Vellum And Parchment. The History Of Its Use.
bookbinding
 

The History Of Vellum And Parchment

According to the Roman Varro, Pliny's Natural History records, vellum and parchment were invented under the patronage of Eumenes of Pergamum, as a substitute for papyrus, which was temporarily not being exported from Alexandria, its only source.

Herodotus mentions writing on skins as common in his time, the 5th century BC; and in his Histories (v.58) he states that the Ionians of Asia Minor had been accustomed to give the name of skins (diphtherai) to books; this word was adapted by Hellenized Jews to describe scrolls. Parchment (pergamenum in Latin), however, derives its name from Pergamon, the city where it was perfected (via the French parchemin). In the 2nd century B.C. a great library was set up in Pergamon that rivalled the famous Library of Alexandria. As prices rose for papyrus and the reed used for making it was over-harvested towards local extinction in the two nomes of the Nile delta that produced it, Pergamon adapted by increasing use of vellum and parchment.

Writing on prepared animal skins had a long history, however. Some Egyptian Fourth Dynasty texts were written on vellum and parchment. Though the Assyrians and the Babylonians impressed their cuneiform on clay tablets, they also wrote on parchment and vellum from the 6th century BC onward. Rabbinic culture equated the idea of a book with a parchment scroll. Early Islamic texts are also found on parchment.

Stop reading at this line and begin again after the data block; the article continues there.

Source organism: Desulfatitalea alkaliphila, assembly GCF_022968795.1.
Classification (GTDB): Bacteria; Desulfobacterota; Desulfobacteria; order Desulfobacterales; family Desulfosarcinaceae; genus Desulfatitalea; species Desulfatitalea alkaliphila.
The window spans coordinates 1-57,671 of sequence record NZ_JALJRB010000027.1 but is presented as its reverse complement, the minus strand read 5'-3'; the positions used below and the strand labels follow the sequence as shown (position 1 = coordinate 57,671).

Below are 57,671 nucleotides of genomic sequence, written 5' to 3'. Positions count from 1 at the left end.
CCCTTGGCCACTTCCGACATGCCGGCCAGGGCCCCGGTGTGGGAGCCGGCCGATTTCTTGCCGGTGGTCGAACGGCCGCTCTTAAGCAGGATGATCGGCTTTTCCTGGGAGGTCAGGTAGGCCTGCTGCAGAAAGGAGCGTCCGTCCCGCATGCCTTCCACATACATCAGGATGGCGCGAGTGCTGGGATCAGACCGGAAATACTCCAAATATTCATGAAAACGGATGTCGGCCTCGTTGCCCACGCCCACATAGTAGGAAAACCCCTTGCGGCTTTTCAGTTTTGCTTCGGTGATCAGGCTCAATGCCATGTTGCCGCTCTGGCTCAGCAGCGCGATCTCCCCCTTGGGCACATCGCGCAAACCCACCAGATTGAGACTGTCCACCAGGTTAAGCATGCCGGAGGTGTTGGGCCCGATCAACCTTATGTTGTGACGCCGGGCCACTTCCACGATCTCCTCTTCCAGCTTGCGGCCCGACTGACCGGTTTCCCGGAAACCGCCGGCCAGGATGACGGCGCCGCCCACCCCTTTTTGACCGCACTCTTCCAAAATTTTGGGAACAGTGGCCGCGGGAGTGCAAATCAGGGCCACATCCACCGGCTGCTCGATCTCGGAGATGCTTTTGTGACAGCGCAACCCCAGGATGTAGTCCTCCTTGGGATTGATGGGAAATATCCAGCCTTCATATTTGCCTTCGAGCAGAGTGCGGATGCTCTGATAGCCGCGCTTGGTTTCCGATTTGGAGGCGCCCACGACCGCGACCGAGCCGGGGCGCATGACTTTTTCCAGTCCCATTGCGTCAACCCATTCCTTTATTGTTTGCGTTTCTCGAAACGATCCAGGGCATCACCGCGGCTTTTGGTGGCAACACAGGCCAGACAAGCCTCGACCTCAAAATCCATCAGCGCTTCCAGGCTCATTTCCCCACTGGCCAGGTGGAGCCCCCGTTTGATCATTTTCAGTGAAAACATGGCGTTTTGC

vellumOne sort of parchment is vellum, a word that is used loosely to mean parchment, and especially to mean a fine skin, but more strictly refers to skins made from calfskin (although goatskin can be as fine in quality). The words vellum and veal come from Latin vitulus, meaning calf, or its diminutive vitellus.

In the Middle Ages, calfskin and split sheepskin were the most common materials for making parchment in England and France, while goatskin was more common in Italy. Other skins such as those from large animals such as horse and smaller animals such as squirrel and rabbit were also used. Whether uterine vellum (vellum made from aborted calf fetuses) was ever really used during the medieval period is still a matter of great controversy.

There was a short period during the introduction of printing where parchment and paper were used interchangeably: although most copies of the Gutenberg Bible are on paper, some were printed on animal skins.

 In 1490, Johannes Trithemius preferred the older methods, because "handwriting placed on skin will be able to endure a thousand years. But how long will printing last, which is dependent on paper?
For if ...it lasts for two hundred years that is a long time."

In the later Middle Ages, the use of animal skins was largely replaced by paper. New techniques in paper milling allowed it to be much cheaper and more abundant than parchment. With the advent of printing in the later fifteenth century, the demands of printers far exceeded the supply of vellum and parchment.

Vellum And Parchment
calligraphy on parchment

The heyday of parchment use was during the medieval period, but there has been a growing revival of its use among contemporary artists since the late 20th century. Although it never stopped being used (primarily for governmental documents and diplomas) it had ceased to be a primary choice for artist's supports by the end of 15th century Renaissance. This was partly due to its expense and partly due to its unusual working properties.

Vellum and parchment consists mostly of collagen. When the water in paint media touches parchment's surface, the collagen melts slightly, forming a raised bed for the paint, a quality highly prized by some artists. It is also extremely affected by its environment and changes in humidity, which can cause buckling. Some contemporary artists also prize this quality, noting that the skin seems alive and like an active participant in making the artwork.